Flying along the Vela ridge

Vela C, which is a massive star nursery just 2,300 light-years from the Sun, is an ideal natural laboratory for scientists to study the birth of stars.
By | Published: July 9, 2012 | Last updated on May 18, 2023
The Vela C region, part of the Vela complex, by ESA’s Herschel space observatory. The image demonstrates Herschel’s ability to trace both high- and low-mass star formation at a range of evolutionary stages, from cool filaments, pre-stellar cores and protostars to more evolved regions containing dust that has been gently heated by hot stars. The image was mapped using Herschel instruments PACS and SPIRE at wavelengths of 70, 160, and 250 microns, corresponding to the blue, green, and red channels, respectively. North is to the right and east is up. Credits: ESA/PACS & SPIRE Consortia, T. Hill, F. Motte, Laboratoire AIM Paris-Saclay, CEA/IRFU – CNRS/INSU – Uni. Paris Diderot, HOBYS Key Programme Consortium
A beautiful blue butterfly flutters toward a nest of warm dust and gas, above an intricate network of cool filaments in this image of the Vela C region by the European Space Agency’s (ESA) Herschel Space Observatory.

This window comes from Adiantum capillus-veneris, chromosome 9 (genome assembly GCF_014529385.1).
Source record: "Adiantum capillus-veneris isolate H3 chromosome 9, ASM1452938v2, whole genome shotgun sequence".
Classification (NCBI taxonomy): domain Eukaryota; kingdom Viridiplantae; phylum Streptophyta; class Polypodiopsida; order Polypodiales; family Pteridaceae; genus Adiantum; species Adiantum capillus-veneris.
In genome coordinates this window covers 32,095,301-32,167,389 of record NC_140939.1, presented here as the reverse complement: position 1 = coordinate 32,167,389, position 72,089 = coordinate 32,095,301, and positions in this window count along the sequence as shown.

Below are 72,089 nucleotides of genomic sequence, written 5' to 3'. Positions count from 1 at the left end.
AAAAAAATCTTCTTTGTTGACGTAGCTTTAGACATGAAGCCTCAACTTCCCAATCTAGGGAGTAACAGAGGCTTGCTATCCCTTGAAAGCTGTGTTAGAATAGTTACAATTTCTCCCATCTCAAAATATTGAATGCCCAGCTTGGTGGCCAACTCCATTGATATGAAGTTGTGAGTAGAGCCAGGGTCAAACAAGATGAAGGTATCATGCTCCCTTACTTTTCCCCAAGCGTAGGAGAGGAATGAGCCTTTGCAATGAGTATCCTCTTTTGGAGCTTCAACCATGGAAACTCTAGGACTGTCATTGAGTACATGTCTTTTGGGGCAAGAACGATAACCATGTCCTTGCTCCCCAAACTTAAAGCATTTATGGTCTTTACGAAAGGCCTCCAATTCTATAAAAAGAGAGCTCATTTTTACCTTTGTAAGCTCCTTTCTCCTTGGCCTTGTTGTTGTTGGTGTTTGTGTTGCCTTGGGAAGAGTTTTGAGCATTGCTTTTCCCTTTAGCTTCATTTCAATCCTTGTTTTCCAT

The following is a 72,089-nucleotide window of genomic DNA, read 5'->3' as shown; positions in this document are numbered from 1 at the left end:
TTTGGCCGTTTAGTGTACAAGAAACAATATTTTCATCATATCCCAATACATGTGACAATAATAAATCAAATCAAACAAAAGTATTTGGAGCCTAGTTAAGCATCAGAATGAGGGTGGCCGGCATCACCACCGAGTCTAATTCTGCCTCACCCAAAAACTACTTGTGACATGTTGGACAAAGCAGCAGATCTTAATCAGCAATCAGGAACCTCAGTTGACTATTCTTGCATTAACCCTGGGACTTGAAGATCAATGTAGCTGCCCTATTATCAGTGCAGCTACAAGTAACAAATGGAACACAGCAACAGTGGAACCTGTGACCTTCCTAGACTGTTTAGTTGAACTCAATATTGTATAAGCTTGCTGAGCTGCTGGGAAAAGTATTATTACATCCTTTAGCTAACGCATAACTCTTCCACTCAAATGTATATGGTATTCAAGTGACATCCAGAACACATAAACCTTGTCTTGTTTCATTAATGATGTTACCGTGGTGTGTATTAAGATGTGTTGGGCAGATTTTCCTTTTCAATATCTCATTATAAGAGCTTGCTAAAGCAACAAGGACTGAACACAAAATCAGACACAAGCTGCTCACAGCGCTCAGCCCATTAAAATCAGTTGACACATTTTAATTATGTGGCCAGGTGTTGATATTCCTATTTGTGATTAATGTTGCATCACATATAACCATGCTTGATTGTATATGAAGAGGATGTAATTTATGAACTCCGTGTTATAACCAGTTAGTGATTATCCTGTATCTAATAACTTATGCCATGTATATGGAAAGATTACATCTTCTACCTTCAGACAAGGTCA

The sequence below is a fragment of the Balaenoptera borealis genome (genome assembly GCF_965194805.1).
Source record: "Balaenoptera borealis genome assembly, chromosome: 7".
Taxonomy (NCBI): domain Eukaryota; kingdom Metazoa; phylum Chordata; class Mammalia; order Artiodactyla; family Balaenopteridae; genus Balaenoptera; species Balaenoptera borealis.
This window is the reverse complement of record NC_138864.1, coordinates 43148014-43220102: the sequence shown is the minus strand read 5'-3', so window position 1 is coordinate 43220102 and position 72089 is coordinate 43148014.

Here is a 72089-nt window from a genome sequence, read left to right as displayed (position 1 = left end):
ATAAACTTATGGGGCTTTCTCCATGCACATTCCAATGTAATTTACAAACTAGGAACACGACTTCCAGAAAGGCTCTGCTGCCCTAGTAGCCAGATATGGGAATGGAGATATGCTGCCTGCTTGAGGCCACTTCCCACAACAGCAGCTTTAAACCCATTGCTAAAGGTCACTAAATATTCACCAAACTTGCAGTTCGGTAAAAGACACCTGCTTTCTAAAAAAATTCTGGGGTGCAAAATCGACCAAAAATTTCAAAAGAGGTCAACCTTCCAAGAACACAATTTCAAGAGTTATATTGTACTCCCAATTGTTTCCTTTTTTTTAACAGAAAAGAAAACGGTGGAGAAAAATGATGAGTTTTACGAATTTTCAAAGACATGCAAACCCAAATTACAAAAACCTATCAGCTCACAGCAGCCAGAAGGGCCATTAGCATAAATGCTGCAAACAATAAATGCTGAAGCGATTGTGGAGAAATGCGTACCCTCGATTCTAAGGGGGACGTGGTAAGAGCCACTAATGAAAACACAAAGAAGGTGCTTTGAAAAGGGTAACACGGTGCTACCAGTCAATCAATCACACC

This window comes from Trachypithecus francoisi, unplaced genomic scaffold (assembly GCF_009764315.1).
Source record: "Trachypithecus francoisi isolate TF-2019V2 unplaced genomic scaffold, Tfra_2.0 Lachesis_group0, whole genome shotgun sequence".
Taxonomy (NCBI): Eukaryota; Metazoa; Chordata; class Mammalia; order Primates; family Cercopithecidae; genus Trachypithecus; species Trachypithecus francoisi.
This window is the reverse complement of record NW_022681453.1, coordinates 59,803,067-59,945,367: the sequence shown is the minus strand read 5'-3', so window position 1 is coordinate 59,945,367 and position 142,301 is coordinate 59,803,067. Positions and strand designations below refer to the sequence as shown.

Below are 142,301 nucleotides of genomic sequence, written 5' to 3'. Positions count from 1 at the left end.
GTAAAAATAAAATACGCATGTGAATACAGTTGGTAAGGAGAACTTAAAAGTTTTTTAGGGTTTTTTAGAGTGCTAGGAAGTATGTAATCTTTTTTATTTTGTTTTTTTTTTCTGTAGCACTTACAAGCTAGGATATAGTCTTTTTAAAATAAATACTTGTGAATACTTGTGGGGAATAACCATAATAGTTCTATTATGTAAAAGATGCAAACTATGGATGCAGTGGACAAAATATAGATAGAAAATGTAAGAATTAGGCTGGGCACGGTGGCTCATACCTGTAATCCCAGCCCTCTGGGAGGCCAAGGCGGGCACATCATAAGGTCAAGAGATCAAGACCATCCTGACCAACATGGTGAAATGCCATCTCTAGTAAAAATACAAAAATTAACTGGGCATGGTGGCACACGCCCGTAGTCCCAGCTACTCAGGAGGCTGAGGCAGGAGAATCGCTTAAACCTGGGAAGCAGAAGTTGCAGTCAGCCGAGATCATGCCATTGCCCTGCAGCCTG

Vela C is the most massive of the four parts of the Vela complex, a massive star nursery just 2,300 light-years from the Sun. It is an ideal natural laboratory for scientists to study the birth of stars.

Herschel’s far-infrared detectors can spot regions where young high- and low-mass stars have heated dense clumps of gas and dust, where new generations of stars may be born.

The eye is immediately drawn to two prominent features in this image: a delicate blue and yellow butterfly shape just right of center that appears to be flying toward a nest of coiled blue material in the lower right.

These regions stand out from their surroundings because their dust has been heated by hot young stars. A cluster of very hot, massive stars are strung out along the butterfly’s “body,” their radiation heating up the surrounding dust seen as yellow in this scene.

These heavy stars will follow “live fast, die young,” burning brightly for only a short time in cosmic terms. Those with more than eight times the mass of our Sun will explode as cataclysmic supernovas within 10 million years of forming.

A particularly dense trunk of cool gas and dust weaves its way through the center of the image, surrounded by a complex network of wispy red filaments.

Deeply embedded inside the filaments are numerous point-like sources, particularly evident toward the left of the scene — these are protostars, the seeds of new stars that will soon also light up the Vela region of the sky.